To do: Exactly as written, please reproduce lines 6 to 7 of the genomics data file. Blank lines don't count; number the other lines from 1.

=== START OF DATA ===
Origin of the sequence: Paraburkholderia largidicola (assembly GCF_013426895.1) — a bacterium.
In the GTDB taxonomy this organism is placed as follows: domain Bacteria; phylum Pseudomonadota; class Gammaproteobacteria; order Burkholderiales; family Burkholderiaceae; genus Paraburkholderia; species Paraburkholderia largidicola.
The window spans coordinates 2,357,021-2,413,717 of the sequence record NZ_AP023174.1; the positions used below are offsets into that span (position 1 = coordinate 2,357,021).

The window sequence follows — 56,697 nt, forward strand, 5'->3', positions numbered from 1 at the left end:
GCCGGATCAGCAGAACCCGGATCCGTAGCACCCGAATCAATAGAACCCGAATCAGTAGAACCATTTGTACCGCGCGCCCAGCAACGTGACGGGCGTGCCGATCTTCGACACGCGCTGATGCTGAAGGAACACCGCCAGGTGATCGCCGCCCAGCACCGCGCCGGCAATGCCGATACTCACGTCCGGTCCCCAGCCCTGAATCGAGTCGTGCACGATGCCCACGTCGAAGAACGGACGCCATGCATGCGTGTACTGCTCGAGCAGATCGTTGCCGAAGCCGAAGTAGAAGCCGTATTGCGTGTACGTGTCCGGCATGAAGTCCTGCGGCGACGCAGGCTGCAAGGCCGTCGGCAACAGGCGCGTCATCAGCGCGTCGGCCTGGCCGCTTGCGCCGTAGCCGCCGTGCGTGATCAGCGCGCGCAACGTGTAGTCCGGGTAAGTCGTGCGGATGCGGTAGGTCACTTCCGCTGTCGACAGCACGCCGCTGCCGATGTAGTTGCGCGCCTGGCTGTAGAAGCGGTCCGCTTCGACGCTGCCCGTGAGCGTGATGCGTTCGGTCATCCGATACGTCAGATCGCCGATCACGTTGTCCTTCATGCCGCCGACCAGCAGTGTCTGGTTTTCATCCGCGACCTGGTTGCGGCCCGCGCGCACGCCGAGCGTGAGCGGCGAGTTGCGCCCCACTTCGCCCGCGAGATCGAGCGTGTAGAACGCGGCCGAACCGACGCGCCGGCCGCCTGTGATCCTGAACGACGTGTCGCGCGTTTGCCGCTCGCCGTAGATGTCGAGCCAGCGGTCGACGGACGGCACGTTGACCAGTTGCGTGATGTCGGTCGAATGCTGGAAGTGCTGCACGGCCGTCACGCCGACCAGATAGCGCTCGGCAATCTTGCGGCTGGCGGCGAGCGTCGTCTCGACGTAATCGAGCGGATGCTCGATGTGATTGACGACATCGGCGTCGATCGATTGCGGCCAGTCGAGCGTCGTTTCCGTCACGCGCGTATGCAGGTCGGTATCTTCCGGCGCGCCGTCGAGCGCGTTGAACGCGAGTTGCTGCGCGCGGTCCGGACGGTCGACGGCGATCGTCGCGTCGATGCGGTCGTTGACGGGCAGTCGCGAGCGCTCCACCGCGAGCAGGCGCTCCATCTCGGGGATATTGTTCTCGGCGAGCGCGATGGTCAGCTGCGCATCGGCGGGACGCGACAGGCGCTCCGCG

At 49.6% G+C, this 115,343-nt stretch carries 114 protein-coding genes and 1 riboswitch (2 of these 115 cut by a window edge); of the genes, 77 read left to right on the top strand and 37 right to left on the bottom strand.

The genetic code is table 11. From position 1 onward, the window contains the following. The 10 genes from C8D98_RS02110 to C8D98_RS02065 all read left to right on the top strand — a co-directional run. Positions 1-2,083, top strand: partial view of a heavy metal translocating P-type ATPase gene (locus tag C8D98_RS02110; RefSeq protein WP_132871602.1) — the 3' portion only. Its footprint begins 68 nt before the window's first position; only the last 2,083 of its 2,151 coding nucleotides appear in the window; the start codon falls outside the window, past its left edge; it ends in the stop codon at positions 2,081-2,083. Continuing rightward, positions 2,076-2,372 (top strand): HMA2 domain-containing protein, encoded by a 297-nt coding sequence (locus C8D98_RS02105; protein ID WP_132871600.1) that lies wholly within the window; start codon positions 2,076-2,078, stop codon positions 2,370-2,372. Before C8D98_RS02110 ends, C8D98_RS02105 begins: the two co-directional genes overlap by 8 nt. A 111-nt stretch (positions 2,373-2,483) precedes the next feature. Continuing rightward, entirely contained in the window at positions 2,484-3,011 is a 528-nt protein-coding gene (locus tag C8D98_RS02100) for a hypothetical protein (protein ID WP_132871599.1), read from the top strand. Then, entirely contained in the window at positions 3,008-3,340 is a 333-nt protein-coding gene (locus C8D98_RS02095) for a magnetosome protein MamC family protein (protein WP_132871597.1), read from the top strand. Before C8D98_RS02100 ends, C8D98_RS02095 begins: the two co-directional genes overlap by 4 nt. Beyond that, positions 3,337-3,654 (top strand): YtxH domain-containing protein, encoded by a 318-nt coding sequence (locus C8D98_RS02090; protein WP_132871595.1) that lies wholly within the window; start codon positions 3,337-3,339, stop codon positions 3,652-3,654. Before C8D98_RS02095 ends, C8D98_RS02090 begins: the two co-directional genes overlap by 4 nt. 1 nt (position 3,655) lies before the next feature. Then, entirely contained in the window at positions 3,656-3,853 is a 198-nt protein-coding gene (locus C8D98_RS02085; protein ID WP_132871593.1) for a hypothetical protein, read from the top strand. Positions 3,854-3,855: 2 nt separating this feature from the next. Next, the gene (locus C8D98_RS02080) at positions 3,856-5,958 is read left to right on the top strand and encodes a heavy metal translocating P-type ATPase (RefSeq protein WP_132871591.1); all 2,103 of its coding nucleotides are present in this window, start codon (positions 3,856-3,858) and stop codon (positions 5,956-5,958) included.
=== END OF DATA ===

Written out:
At 49.6% G+C, this 115,343-nt stretch carries 114 protein-coding genes and 1 riboswitch (2 of these 115 cut by a window edge); of the genes, 77 read left to right on the top strand and 37 right to left on the bottom strand.

The genetic code is table 11. From position 1 onward, the window contains the following. The 10 genes from C8D98_RS02110 to C8D98_RS02065 all read left to right on the top strand — a co-directional run. Positions 1-2,083, top strand: partial view of a heavy metal translocating P-type ATPase gene (locus tag C8D98_RS02110; RefSeq protein WP_132871602.1) — the 3' portion only. Its footprint begins 68 nt before the window's first position; only the last 2,083 of its 2,151 coding nucleotides appear in the window; the start codon falls outside the window, past its left edge; it ends in the stop codon at positions 2,081-2,083. Continuing rightward, positions 2,076-2,372 (top strand): HMA2 domain-containing protein, encoded by a 297-nt coding sequence (locus C8D98_RS02105; protein ID WP_132871600.1) that lies wholly within the window; start codon positions 2,076-2,078, stop codon positions 2,370-2,372. Before C8D98_RS02110 ends, C8D98_RS02105 begins: the two co-directional genes overlap by 8 nt. A 111-nt stretch (positions 2,373-2,483) precedes the next feature. Continuing rightward, entirely contained in the window at positions 2,484-3,011 is a 528-nt protein-coding gene (locus tag C8D98_RS02100) for a hypothetical protein (protein ID WP_132871599.1), read from the top strand. Then, entirely contained in the window at positions 3,008-3,340 is a 333-nt protein-coding gene (locus C8D98_RS02095) for a magnetosome protein MamC family protein (protein WP_132871597.1), read from the top strand. Before C8D98_RS02100 ends, C8D98_RS02095 begins: the two co-directional genes overlap by 4 nt. Beyond that, positions 3,337-3,654 (top strand): YtxH domain-containing protein, encoded by a 318-nt coding sequence (locus C8D98_RS02090; protein WP_132871595.1) that lies wholly within the window; start codon positions 3,337-3,339, stop codon positions 3,652-3,654. Before C8D98_RS02095 ends, C8D98_RS02090 begins: the two co-directional genes overlap by 4 nt. 1 nt (position 3,655) lies before the next feature. Then, entirely contained in the window at positions 3,656-3,853 is a 198-nt protein-coding gene (locus C8D98_RS02085; protein ID WP_132871593.1) for a hypothetical protein, read from the top strand. Positions 3,854-3,855: 2 nt separating this feature from the next. Next, the gene (locus C8D98_RS02080) at positions 3,856-5,958 is read left to right on the top strand and encodes a heavy metal translocating P-type ATPase (RefSeq protein WP_132871591.1); all 2,103 of its coding nucleotides are present in this window, start codon (positions 3,856-3,858) and stop codon (positions 5,956-5,958) included.